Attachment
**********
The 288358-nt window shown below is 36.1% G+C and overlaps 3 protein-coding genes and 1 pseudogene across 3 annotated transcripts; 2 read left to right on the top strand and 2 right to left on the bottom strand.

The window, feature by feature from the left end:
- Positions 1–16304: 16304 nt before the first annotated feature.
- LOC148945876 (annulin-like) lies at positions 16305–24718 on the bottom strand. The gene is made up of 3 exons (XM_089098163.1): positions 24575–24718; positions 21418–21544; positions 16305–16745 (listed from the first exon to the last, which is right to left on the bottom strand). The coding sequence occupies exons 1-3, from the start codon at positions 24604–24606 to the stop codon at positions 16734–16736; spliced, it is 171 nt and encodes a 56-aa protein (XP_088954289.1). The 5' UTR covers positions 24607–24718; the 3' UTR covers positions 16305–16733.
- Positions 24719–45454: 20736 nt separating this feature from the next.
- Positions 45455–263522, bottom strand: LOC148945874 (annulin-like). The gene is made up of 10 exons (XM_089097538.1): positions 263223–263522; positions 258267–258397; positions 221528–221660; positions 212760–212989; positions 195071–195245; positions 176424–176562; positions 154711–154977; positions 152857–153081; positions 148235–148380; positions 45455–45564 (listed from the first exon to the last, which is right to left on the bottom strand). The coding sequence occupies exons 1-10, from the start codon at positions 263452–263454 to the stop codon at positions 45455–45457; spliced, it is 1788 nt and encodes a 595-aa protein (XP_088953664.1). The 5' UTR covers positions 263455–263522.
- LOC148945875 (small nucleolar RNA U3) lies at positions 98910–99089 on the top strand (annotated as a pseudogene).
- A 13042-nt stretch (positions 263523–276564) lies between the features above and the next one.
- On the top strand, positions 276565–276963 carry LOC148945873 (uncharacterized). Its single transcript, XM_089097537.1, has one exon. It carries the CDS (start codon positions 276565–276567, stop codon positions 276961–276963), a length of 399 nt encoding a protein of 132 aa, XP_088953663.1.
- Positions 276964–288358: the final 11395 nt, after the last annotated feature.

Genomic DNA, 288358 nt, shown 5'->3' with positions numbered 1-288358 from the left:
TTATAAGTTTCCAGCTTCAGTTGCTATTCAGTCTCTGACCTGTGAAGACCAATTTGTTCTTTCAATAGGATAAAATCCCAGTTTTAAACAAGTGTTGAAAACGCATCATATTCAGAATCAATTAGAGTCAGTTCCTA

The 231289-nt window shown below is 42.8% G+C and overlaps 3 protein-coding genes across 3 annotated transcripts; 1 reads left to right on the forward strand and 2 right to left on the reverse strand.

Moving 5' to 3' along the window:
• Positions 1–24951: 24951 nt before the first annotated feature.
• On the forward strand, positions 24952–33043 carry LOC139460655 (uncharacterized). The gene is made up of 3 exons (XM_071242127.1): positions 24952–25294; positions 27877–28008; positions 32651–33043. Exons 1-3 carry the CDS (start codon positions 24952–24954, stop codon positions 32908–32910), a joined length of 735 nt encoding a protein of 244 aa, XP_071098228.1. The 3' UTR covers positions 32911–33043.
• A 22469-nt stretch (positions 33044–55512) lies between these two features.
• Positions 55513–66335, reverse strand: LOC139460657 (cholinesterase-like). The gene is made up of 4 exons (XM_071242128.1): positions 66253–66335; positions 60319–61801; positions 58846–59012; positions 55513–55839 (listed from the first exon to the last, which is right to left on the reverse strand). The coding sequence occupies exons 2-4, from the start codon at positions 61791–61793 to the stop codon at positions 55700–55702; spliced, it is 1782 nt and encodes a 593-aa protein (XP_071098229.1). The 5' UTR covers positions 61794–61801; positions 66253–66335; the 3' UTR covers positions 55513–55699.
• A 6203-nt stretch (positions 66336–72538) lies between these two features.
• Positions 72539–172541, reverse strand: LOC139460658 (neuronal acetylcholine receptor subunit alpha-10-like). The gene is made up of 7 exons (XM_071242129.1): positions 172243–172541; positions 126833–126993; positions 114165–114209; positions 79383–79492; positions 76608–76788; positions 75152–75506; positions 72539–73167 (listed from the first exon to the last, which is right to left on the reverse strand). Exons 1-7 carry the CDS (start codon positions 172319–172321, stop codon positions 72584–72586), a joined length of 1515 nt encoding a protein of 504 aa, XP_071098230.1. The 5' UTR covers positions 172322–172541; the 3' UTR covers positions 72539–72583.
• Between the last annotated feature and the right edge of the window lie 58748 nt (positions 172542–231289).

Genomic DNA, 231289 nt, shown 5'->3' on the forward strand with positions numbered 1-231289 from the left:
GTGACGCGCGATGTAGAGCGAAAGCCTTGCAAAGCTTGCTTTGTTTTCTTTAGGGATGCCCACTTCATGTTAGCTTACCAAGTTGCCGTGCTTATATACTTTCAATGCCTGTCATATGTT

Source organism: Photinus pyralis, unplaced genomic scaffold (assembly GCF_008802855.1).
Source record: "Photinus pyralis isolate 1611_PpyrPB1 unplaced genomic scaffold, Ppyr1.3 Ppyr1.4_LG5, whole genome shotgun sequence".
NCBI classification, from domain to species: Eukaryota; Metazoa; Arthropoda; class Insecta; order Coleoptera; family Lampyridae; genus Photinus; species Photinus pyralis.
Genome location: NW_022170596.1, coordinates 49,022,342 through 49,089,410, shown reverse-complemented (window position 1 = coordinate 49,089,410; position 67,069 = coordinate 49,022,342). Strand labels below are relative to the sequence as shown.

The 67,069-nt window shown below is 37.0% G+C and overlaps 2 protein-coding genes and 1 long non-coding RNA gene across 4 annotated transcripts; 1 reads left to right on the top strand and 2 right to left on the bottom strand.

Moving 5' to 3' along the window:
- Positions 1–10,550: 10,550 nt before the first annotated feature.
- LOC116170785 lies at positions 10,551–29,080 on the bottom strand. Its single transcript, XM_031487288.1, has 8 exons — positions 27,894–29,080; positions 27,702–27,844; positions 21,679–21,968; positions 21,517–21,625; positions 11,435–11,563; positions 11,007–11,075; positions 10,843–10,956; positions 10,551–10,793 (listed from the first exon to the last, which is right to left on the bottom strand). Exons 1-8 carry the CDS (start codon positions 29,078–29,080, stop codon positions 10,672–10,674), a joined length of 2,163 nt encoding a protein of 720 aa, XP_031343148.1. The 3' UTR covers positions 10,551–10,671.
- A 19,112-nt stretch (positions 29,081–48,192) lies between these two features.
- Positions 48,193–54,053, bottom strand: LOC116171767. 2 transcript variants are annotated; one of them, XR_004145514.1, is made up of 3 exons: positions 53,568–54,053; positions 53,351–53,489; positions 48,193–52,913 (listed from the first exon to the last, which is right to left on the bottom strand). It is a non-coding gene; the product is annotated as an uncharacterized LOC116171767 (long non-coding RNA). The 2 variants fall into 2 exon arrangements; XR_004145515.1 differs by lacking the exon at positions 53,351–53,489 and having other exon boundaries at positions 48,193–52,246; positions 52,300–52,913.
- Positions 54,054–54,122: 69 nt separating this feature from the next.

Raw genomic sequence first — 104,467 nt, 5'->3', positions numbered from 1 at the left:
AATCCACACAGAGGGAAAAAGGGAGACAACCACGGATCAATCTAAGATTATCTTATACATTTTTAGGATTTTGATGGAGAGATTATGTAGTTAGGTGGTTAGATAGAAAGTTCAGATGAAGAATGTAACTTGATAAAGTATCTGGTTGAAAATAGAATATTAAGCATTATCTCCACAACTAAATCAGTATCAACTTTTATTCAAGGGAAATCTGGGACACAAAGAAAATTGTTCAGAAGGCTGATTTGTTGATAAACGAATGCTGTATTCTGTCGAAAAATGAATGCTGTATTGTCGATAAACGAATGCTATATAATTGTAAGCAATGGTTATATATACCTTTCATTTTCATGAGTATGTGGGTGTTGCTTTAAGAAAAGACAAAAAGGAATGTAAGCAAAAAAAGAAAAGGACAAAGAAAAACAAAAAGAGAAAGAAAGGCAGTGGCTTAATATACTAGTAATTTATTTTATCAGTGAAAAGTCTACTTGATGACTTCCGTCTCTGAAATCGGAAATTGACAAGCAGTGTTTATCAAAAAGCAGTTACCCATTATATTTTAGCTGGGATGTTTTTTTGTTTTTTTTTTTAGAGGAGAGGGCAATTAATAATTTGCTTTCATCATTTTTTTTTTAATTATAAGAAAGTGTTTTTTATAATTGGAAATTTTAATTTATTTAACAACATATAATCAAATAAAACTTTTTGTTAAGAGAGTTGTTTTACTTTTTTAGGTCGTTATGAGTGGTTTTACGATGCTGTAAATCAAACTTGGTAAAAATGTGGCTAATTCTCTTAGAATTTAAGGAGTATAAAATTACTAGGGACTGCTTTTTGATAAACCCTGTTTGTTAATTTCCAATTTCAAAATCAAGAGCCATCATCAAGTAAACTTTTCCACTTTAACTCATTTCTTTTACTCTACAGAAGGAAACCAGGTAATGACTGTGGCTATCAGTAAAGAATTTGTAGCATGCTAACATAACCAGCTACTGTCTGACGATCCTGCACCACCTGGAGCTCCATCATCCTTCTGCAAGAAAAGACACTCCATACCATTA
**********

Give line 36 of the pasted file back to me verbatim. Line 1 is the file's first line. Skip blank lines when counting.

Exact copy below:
AATCCACACAGAGGGAAAAAGGGAGACAACCACGGATCAATCTAAGATTATCTTATACATTTTTAGGATTTTGATGGAGAGATTATGTAGTTAGGTGGTTAGATAGAAAGTTCAGATGAAGAATGTAACTTGATAAAGTATCTGGTTGAAAATAGAATATTAAGCATTATCTCCACAACTAAATCAGTATCAACTTTTATTCAAGGGAAATCTGGGACACAAAGAAAATTGTTCAGAAGGCTGATTTGTTGATAAACGAATGCTGTATTCTGTCGAAAAATGAATGCTGTATTGTCGATAAACGAATGCTATATAATTGTAAGCAATGGTTATATATACCTTTCATTTTCATGAGTATGTGGGTGTTGCTTTAAGAAAAGACAAAAAGGAATGTAAGCAAAAAAAGAAAAGGACAAAGAAAAACAAAAAGAGAAAGAAAGGCAGTGGCTTAATATACTAGTAATTTATTTTATCAGTGAAAAGTCTACTTGATGACTTCCGTCTCTGAAATCGGAAATTGACAAGCAGTGTTTATCAAAAAGCAGTTACCCATTATATTTTAGCTGGGATGTTTTTTTGTTTTTTTTTTTAGAGGAGAGGGCAATTAATAATTTGCTTTCATCATTTTTTTTTTAATTATAAGAAAGTGTTTTTTATAATTGGAAATTTTAATTTATTTAACAACATATAATCAAATAAAACTTTTTGTTAAGAGAGTTGTTTTACTTTTTTAGGTCGTTATGAGTGGTTTTACGATGCTGTAAATCAAACTTGGTAAAAATGTGGCTAATTCTCTTAGAATTTAAGGAGTATAAAATTACTAGGGACTGCTTTTTGATAAACCCTGTTTGTTAATTTCCAATTTCAAAATCAAGAGCCATCATCAAGTAAACTTTTCCACTTTAACTCATTTCTTTTACTCTACAGAAGGAAACCAGGTAATGACTGTGGCTATCAGTAAAGAATTTGTAGCATGCTAACATAACCAGCTACTGTCTGACGATCCTGCACCACCTGGAGCTCCATCATCCTTCTGCAAGAAAAGACACTCCATACCATTA